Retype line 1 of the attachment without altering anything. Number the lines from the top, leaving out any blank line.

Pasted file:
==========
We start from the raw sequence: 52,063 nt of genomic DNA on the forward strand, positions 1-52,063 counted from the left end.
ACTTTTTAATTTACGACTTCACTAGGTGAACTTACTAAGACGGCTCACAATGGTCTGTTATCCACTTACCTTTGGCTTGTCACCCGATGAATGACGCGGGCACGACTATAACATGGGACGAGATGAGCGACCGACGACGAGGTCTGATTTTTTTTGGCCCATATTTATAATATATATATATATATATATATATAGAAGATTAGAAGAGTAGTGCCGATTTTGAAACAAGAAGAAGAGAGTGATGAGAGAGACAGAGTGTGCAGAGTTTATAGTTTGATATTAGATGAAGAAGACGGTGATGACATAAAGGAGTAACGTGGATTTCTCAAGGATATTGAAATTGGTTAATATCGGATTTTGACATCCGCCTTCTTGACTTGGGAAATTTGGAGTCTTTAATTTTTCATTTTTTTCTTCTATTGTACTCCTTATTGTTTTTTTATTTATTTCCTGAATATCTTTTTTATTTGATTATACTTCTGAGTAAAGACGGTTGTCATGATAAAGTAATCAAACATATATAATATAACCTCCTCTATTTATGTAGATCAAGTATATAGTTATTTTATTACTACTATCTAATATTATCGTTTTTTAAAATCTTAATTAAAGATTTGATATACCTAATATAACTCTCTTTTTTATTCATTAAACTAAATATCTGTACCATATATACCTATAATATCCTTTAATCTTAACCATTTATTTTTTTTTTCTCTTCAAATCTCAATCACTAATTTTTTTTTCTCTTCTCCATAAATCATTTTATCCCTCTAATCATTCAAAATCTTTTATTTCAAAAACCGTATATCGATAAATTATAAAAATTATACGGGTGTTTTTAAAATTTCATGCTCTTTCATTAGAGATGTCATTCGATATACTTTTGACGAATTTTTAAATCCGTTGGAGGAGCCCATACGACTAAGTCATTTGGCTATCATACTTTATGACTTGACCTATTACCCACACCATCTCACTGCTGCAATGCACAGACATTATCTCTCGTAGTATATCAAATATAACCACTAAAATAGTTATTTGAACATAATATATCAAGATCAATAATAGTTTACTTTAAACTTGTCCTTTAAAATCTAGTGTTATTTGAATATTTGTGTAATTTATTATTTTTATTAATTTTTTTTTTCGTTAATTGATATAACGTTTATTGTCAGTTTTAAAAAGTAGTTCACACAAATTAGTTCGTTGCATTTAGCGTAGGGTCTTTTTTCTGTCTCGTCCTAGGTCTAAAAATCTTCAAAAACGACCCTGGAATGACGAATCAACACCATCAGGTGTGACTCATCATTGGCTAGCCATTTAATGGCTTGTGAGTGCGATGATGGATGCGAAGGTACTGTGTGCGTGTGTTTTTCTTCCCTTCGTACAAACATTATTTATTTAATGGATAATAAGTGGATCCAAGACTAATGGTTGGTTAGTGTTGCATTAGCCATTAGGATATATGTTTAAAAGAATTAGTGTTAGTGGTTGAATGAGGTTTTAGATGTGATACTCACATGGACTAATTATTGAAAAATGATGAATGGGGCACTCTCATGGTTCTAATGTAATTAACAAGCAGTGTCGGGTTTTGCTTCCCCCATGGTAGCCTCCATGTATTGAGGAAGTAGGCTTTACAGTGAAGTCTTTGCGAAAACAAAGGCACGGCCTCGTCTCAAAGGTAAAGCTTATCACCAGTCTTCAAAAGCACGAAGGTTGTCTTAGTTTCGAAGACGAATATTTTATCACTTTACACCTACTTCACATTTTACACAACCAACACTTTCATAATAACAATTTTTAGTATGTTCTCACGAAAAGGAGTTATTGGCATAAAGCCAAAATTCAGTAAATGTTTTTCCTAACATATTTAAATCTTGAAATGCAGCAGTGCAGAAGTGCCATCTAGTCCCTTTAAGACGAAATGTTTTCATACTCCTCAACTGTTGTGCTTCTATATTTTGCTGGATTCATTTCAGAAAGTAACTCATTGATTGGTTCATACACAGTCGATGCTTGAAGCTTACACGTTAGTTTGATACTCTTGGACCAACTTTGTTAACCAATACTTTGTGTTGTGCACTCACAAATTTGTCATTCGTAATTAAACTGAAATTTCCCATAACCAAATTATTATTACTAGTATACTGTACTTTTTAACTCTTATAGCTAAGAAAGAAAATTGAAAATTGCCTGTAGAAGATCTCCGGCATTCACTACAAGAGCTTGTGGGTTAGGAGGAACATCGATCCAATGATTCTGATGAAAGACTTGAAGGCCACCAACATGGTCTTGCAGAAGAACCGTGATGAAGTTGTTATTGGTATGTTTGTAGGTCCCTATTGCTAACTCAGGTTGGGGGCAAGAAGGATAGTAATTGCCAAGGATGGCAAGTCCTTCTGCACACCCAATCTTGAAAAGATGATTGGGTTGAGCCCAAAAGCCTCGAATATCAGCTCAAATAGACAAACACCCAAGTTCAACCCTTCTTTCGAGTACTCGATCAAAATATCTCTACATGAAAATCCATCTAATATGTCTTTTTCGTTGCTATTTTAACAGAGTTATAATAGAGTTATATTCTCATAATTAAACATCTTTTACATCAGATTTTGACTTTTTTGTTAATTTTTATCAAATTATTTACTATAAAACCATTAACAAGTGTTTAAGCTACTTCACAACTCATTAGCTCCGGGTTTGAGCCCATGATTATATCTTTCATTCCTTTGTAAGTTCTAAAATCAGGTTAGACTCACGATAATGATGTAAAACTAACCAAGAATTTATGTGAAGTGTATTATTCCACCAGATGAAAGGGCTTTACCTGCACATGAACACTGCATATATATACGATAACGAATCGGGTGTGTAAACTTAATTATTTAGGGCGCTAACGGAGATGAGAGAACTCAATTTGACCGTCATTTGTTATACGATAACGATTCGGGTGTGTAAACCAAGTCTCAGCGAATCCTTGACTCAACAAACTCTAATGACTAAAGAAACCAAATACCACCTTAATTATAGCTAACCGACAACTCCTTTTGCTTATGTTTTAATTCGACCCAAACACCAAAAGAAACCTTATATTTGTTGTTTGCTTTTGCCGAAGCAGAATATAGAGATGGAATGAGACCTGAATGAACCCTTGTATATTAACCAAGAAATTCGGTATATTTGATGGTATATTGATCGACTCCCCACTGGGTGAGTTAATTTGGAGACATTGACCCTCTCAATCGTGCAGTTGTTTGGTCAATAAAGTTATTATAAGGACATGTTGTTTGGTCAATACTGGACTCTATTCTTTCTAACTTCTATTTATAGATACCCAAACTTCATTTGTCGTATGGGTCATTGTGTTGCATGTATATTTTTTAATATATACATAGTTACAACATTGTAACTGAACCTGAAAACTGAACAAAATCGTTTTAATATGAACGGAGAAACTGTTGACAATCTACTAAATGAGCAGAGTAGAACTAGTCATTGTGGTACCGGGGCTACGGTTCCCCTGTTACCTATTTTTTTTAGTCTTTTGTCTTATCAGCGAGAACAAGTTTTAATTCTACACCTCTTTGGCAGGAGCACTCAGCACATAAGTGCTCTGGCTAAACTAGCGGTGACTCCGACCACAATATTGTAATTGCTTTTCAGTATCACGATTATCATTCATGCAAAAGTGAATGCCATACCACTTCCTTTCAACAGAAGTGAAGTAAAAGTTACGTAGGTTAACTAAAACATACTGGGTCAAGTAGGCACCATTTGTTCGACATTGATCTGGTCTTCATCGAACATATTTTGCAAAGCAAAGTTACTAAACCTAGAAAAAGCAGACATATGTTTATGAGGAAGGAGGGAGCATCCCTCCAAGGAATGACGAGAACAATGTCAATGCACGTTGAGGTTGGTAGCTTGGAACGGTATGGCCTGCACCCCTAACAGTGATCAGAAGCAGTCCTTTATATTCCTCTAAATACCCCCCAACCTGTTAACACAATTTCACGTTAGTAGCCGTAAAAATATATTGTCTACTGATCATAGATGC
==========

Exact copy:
We start from the raw sequence: 52,063 nt of genomic DNA on the forward strand, positions 1-52,063 counted from the left end.